Mon Oct 15, 2012 9:28am EDT * Front month remains below last week's 2012 high * Milder weather on tap for much of the nation * Nuclear power plant outages remain strong * Coming up: API oil data Tuesday, EIA oil data Wednesday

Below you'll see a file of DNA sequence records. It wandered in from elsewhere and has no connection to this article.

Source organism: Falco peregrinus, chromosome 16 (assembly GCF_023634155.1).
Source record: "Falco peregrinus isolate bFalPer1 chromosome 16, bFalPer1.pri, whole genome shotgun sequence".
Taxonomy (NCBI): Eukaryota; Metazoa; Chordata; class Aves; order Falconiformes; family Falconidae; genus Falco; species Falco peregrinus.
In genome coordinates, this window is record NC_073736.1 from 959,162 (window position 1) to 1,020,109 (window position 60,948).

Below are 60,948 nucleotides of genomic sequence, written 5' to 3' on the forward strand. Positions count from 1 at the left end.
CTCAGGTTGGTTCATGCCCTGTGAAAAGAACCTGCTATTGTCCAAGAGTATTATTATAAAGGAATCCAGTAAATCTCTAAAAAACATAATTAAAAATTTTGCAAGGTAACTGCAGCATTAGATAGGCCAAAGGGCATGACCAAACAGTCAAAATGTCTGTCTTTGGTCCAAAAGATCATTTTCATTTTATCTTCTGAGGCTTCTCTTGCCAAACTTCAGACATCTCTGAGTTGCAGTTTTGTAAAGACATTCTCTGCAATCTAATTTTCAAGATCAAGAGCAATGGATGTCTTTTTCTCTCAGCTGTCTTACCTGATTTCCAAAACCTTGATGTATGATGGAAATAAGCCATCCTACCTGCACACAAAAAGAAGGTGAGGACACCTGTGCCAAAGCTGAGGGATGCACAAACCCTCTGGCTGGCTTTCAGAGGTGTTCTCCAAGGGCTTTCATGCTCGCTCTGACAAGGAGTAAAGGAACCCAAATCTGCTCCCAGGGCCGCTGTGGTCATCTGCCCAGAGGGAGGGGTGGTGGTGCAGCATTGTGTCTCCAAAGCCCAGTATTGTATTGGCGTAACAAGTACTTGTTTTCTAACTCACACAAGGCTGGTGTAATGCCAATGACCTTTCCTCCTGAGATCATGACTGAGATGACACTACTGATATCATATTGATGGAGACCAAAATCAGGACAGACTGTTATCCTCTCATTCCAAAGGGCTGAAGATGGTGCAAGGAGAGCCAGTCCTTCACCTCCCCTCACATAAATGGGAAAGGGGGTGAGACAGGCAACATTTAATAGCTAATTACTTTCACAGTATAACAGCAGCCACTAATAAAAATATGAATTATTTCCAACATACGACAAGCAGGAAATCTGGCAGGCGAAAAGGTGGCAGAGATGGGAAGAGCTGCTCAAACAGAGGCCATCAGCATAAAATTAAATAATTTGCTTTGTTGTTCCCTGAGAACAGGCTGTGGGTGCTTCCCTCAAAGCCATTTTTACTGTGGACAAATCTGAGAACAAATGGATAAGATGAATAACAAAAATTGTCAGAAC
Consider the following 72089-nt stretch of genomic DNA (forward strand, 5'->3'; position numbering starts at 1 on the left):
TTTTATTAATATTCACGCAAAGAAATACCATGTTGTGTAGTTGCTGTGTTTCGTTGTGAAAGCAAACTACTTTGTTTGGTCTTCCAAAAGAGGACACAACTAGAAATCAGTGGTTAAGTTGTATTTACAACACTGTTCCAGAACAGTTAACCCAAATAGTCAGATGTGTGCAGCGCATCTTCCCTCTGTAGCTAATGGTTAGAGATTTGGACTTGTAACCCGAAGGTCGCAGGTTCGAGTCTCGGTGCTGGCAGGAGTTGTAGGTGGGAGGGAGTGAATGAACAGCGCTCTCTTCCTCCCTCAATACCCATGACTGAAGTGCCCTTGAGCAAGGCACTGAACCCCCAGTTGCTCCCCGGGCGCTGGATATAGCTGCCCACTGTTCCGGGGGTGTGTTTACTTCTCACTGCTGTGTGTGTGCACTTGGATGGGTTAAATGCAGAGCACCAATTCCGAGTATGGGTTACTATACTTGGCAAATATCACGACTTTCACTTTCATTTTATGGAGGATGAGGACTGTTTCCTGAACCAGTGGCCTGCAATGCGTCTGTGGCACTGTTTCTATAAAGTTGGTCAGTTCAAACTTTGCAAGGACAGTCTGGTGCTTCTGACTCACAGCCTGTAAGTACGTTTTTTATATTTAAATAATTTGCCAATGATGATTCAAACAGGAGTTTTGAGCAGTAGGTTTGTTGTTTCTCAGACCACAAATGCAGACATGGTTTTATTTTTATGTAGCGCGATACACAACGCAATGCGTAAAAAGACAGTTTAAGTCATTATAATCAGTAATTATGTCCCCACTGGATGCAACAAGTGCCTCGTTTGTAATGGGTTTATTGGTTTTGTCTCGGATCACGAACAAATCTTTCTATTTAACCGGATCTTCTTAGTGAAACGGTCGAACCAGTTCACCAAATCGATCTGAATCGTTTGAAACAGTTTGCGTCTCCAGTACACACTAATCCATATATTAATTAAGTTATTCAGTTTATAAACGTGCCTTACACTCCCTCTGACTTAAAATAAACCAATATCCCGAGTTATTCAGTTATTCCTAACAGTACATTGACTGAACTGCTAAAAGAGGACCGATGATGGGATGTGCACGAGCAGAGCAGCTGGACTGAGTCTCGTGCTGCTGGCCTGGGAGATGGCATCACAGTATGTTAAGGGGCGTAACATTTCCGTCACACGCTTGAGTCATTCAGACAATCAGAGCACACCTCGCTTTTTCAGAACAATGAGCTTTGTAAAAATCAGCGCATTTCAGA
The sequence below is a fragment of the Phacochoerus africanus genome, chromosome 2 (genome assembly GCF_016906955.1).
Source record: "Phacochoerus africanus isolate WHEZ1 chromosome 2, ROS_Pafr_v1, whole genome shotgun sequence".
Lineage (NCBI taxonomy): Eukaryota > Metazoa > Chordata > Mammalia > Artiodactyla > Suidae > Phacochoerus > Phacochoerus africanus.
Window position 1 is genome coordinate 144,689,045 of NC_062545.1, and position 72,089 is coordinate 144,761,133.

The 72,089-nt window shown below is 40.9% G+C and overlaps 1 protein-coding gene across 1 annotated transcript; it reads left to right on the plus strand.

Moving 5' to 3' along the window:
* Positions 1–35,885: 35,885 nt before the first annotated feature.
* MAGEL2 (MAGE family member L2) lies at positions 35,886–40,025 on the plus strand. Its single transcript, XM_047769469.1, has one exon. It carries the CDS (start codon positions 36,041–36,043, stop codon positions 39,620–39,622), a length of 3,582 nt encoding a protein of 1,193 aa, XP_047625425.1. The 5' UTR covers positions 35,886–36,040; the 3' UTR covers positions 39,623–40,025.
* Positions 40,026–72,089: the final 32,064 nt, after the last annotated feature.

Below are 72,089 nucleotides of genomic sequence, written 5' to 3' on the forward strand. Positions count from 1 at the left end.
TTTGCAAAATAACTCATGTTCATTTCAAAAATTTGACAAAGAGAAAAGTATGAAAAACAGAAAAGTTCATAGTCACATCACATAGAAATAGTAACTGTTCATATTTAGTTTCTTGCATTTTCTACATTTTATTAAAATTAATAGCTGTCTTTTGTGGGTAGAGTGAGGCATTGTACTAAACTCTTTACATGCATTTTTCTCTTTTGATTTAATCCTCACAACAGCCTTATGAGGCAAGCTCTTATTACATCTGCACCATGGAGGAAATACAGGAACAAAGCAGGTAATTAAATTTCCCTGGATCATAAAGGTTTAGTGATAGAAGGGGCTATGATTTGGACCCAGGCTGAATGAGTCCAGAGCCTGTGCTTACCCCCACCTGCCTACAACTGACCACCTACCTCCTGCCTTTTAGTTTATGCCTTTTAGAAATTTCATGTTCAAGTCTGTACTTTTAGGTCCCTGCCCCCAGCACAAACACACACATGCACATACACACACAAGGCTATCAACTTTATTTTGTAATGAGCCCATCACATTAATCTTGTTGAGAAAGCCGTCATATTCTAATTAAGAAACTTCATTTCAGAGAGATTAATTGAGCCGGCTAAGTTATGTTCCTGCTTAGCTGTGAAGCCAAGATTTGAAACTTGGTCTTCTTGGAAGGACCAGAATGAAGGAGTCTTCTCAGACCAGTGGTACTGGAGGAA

By Eileen Houlihan NEW YORK, Oct 15 (Reuters) - U.S. natural gas futures slid more than 3 percent early on Monday, pressured by milder weather forecasts and some profit-taking after the front month rose to a 2012 high last week. The front month contract rose more than 6 percent last week, topping out on Friday at its highest level this year amid some cool weather in consuming regions and strong nuclear power plant outages. Continued nuclear outages should help limit the downside, but many traders remain concerned that gas priced well above $3 per million British thermal units will continue to lose market share to coal for power generation. As of 9:18 a.m. (1318 GMT), front-month November natural gas futures on the New York Mercantile Exchange were at $3.498 per mmBtu, down 11.3 cents, or just over 3 percent. The contract rose as high as $3.638 on Friday, its highest mark since early December. The National Weather Service six- to 10-day outlook issued on Sunday called for above-normal temperatures in the Northeast and across most of the South and West and some below-normal readings only in the Southeast and a small area in the Northwest. On the nuclear front, outages totaled about 24,500 megawatts, or 24 percent of U.S. capacity, up from 20,100 MW out on Friday, 22,400 MW out a year ago and a five-year outage rate of about 21,600 MW. INVENTORIES STILL HIGH Last week's gas storage report from the U.S. Energy Information Administration showed that domestic gas inventories rose the prior week by 72 billion cubic feet to 3.725 trillion. Storage still stands nearly 7 percent above last year's levels and nearly 8 percent above the five-year average. (Storage graphic: link.reuters.com/mup44s) Inventories are at record highs for this time of year and are likely to end the stock-building season above last year's all-time high of 3.852 tcf. Storage, now at 88 percent full, is at a level that exceeds the average peak for the year of about 3.7 tcf typically hit in early November. Without some unseasonably cold weather this month, stocks are likely to grow for four or five more weeks. Early injection estimates for this week's EIA report range from 30 bcf to 58 bcf versus a year-earlier build of 106 bcf and the five-year average increase for the week of 71 bcf. HIGH PRODUCTION ALSO Data from Baker Hughes on Friday showed the gas-directed rig count slid by 15 last week to a 13-year low of 422. The count is down 55 percent since peaking at 936 last October. Drilling for natural gas has been in a near-steady decline for the last year, but so far production has shown no significant sign of slowing. (Rig graphic: r.reuters.com/dyb62s) While dry gas drilling has become largely uneconomical at current prices, gas produced from more profitable shale oil and shale gas liquids wells has kept output near record highs.